Will Charles Koch follow his skeptic scientist’s “total turnaround” on global warming?
Long-time climate skeptic Richard Muller, UC Berkeley physics professor, has completed his “total turnaround” and now believes that humans are “almost entirely the cause” of global warming. Since the vast majority of climate scientists reached this conclusion decades ago, Muller’s temperature study is noteworthy mostly because the oil-billionaire Charles Koch, climate-denier extraordinaire, provided the lion's share of research funding. Not even Koch oil money could prevent Richard Muller from accepting the evidence that climate change is happening and humans are causing it. Now, since Charles Koch paid for Muller’s work, will Koch listen to Muller’s findings?
In his July 28 New York Times op-ed, Muller states:
"Three years ago I identified problems in previous climate studies that, in my mind, threw doubt on the very existence of global warming. Last year, following an intensive research effort involving a dozen scientists, I concluded that global warming was real and that the prior estimates of the rate of warming were correct. I’m now going a step further: Humans are almost entirely the cause."
Muller goes on to say:
“It appears likely that essentially all of [the global temperature] increase results from the human emission of greenhouse gases. These findings are stronger than those of the Intergovernmental Panel on Climate Change, the United Nations group that defines the scientific and diplomatic consensus on global warming.”
Greenpeace Radio’s James Turner interviewed Richard Muller on November 22, 2011. Muller said he believes his work will resonate with open-minded people and he implies that his major funder, Charles Koch, is one of those “open-minded” people:
- “As people study what we did, we will bring over the open-minded people…Over the coming months as people begin to appreciate how carefully we did our work that they will come to agree that global warming is real.” (min 4:15)
- “We seek refuge in science. People attack us on all sides. In the end, science is that realm of knowledge in which ultimately all people agree. As people get to study our papers, a lot of this political contentiousness will go away.” (min 7:00)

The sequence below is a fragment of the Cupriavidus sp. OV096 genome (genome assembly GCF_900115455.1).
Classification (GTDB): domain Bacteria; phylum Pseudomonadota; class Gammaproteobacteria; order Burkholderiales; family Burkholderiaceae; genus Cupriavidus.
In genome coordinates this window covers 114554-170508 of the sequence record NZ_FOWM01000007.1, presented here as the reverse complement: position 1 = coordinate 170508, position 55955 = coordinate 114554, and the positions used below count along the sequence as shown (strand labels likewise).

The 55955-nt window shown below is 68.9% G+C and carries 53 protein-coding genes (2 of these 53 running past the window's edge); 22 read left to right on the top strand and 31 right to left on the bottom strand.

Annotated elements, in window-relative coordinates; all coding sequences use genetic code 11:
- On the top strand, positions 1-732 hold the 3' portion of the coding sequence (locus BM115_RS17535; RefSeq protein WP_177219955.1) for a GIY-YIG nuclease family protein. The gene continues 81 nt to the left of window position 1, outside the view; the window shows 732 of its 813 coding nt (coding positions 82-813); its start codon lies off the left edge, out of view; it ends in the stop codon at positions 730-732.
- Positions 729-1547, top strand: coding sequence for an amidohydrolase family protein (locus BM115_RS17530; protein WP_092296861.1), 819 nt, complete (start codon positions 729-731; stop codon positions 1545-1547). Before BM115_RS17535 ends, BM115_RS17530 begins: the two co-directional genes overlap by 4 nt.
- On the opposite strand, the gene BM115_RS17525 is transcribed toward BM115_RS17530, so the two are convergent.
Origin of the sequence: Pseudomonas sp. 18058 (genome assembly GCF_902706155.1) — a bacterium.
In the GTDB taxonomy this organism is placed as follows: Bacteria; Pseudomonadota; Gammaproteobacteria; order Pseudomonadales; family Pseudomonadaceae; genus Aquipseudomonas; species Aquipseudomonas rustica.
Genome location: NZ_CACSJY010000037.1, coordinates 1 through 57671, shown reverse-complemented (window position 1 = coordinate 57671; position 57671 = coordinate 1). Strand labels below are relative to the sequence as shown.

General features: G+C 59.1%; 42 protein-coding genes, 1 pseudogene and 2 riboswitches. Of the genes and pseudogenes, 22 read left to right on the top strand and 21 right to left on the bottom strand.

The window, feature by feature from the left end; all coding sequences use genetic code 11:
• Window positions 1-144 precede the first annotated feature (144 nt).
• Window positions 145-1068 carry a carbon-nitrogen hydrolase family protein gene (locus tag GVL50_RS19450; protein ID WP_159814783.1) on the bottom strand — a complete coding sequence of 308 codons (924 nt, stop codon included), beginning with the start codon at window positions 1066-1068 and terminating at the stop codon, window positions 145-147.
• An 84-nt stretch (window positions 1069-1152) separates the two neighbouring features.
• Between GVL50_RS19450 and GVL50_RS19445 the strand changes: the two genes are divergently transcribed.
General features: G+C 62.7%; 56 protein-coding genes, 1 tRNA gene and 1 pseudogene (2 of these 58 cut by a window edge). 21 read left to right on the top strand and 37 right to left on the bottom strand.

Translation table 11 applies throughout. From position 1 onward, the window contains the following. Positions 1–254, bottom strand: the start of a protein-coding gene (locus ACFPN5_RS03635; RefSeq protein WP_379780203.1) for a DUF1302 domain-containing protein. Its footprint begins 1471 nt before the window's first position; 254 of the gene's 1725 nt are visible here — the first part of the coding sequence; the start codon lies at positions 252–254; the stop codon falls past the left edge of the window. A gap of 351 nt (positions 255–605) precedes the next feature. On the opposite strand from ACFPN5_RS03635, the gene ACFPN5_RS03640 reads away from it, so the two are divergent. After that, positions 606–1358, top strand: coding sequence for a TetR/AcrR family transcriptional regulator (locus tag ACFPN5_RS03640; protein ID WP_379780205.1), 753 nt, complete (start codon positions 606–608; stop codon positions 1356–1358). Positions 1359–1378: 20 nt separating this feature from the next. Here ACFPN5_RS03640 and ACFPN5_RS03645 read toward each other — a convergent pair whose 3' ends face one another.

- “I did talk to Charles Koch. He emphasized from the beginning that he was concerned about valid issues in the science. He wanted us to straighten out those issues. He didn’t know what answer we would get. He just wanted it to be put on a solid, firm foundation. That’s what we’ve done.” (min 9:40)
In response to Muller’s op-ed, Charles Koch Foundation spokeswoman Tonya Mullins wrote in an email to the Los Angeles Times:
"Our grants are designed to promote independent research; as such, recipients hold full control over their findings...In this support, we strive to benefit society by promoting discovery and informing public policy."
Will Charles Koch continue funding of Richard Muller’s work, now that Muller has discredited the Koch climate-denier position? Will Muller’s conclusions change Koch’s position on climate policy? It is not encouraging to see that other climate deniers remain unconvinced, such as the blogger Anthony Watts.
Not only does Watts disagree with Richard Muller’s new revelations, but in a panicked and desperate attempt to bury Muller’s story, he pre-released his own study of temperature data, claiming that estimates of global temperature increases are exaggerated. Based on current media coverage of the converted-skeptic story, it appears that Watts is sadly losing this media battle: a quick Google News search of the last four days shows Watts with only 240 news results, compared to over 3200 news results about Muller. I suppose “climate-denier blogger digs in his heels” doesn’t make much of a story.
The scientific peer-review process for Muller's study has not yet been completed. The response to Muller’s media coverage from other climate scientists has ranged from warm reception to mild exasperation. Michael Mann responded on his Facebook page:
“I applaud Muller and his colleagues for acting as any good scientists would, following where their analyses led them, without regard for the possible political repercussions.”
Ken Caldeira, Stanford climate scientist, said to Climate Progress:
“I am glad that Muller et al have taken a look at the data and have come to essentially the same conclusion that nearly everyone else had come to more than a decade ago.”